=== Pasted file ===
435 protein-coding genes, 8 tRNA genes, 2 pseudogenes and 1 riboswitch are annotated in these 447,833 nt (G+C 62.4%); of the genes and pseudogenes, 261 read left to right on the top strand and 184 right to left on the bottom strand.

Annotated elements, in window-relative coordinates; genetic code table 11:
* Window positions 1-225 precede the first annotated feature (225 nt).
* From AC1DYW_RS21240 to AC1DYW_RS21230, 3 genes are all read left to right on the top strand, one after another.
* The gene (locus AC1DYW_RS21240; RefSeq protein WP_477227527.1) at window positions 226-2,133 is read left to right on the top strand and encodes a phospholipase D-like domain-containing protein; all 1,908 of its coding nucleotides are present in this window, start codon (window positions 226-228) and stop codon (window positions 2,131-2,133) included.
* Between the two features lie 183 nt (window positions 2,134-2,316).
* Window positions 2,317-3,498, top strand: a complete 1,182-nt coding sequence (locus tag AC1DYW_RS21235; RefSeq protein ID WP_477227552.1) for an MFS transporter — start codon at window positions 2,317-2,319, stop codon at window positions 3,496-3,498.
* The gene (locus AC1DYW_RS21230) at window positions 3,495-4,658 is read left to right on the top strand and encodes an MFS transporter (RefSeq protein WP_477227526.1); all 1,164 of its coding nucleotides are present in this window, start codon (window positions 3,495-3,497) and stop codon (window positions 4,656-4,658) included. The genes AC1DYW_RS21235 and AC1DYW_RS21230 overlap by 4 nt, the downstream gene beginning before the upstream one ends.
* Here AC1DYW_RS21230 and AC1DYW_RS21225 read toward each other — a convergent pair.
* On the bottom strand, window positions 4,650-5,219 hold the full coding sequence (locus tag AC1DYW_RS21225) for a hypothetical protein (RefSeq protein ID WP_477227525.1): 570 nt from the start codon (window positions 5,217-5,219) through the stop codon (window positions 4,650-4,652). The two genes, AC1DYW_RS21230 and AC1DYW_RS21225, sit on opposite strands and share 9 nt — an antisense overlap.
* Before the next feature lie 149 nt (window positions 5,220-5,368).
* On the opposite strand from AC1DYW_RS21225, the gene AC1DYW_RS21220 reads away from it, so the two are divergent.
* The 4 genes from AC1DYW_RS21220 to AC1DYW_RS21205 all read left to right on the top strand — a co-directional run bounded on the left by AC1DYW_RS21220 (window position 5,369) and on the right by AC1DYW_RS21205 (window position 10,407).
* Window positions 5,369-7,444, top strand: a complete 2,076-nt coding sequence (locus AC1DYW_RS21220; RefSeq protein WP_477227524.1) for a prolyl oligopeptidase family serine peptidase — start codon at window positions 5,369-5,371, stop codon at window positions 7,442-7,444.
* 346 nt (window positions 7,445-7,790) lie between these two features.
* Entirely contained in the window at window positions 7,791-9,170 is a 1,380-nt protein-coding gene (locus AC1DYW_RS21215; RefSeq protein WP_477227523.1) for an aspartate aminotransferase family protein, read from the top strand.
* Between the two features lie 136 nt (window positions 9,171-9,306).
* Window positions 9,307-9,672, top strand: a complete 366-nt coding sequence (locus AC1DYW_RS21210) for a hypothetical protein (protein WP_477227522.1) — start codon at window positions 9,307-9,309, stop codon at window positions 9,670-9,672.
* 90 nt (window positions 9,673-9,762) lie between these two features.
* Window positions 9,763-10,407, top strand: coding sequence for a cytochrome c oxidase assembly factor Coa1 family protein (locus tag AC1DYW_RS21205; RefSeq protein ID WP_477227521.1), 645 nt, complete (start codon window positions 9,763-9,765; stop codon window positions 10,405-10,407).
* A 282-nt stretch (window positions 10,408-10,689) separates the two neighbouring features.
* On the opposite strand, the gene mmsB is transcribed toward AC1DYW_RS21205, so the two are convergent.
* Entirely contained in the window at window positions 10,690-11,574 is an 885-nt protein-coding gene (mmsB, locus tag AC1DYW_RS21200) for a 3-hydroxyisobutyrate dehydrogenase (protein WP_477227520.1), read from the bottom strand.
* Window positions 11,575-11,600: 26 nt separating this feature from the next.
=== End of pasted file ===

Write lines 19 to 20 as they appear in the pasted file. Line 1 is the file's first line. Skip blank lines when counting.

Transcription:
* 90 nt (window positions 9,673-9,762) lie between these two features.
* Window positions 9,763-10,407, top strand: coding sequence for a cytochrome c oxidase assembly factor Coa1 family protein (locus tag AC1DYW_RS21205; RefSeq protein ID WP_477227521.1), 645 nt, complete (start codon window positions 9,763-9,765; stop codon window positions 10,405-10,407).